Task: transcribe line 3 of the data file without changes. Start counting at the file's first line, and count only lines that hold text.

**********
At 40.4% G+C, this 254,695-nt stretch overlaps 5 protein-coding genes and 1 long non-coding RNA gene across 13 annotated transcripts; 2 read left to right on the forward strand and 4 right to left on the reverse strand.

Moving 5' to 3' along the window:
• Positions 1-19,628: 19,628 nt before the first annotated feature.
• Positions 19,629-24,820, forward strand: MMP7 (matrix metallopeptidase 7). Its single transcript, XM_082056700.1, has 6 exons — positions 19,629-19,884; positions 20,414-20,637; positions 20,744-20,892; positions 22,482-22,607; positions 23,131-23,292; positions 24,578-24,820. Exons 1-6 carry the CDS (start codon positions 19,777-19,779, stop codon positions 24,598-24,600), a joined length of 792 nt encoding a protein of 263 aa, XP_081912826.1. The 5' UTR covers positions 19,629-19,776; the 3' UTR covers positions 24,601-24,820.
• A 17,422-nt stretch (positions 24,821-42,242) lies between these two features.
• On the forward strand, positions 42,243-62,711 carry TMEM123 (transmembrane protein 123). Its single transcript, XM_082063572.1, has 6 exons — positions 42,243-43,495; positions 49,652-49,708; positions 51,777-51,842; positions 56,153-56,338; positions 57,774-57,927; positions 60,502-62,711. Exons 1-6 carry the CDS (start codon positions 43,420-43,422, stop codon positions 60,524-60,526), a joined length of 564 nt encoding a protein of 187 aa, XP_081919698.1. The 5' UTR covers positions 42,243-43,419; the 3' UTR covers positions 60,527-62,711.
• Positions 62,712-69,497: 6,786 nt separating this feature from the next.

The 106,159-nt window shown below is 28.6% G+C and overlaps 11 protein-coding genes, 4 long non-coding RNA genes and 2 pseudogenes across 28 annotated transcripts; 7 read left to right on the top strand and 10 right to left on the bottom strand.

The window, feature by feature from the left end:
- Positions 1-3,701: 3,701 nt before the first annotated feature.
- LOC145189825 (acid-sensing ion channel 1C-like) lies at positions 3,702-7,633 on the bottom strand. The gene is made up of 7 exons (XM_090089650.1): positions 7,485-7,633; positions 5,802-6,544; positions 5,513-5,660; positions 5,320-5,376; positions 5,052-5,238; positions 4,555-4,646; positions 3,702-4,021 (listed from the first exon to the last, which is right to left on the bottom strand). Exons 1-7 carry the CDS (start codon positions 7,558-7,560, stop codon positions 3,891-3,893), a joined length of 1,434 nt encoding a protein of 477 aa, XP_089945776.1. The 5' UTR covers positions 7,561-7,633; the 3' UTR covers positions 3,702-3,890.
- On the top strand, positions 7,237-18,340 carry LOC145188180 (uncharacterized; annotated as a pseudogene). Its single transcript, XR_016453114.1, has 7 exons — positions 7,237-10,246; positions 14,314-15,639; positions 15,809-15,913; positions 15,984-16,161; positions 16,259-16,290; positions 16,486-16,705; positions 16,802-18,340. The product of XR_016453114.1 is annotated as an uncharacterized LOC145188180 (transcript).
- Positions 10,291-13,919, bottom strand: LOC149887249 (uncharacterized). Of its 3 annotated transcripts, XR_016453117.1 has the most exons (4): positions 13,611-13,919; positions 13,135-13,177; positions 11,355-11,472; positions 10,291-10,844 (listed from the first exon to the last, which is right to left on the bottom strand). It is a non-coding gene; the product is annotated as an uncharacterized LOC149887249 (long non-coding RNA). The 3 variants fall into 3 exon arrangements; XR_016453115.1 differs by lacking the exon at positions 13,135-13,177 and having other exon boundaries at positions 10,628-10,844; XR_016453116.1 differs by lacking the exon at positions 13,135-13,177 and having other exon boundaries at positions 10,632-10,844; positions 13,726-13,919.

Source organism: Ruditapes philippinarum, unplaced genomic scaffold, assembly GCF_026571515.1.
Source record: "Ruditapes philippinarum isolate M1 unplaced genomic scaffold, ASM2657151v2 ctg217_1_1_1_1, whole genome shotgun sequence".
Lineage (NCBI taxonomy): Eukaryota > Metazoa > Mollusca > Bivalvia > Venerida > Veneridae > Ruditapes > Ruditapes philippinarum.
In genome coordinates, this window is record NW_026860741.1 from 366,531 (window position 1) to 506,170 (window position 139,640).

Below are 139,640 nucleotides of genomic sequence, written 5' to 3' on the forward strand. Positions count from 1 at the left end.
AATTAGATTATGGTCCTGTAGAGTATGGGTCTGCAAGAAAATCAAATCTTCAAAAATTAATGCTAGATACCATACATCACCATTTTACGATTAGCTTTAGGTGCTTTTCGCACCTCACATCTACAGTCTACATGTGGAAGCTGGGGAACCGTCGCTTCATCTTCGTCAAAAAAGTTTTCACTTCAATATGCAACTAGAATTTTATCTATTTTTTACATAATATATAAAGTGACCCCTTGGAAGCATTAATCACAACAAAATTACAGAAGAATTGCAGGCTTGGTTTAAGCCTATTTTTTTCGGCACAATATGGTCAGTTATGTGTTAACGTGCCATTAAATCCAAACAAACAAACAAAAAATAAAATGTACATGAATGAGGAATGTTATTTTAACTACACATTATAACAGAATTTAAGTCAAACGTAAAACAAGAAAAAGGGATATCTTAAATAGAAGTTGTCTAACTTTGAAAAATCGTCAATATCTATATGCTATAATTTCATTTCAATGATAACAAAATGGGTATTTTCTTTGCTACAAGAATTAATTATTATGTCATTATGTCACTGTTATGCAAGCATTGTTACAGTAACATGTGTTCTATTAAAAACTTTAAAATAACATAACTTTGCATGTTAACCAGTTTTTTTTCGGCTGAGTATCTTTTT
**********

• Positions 1-19,628: 19,628 nt before the first annotated feature.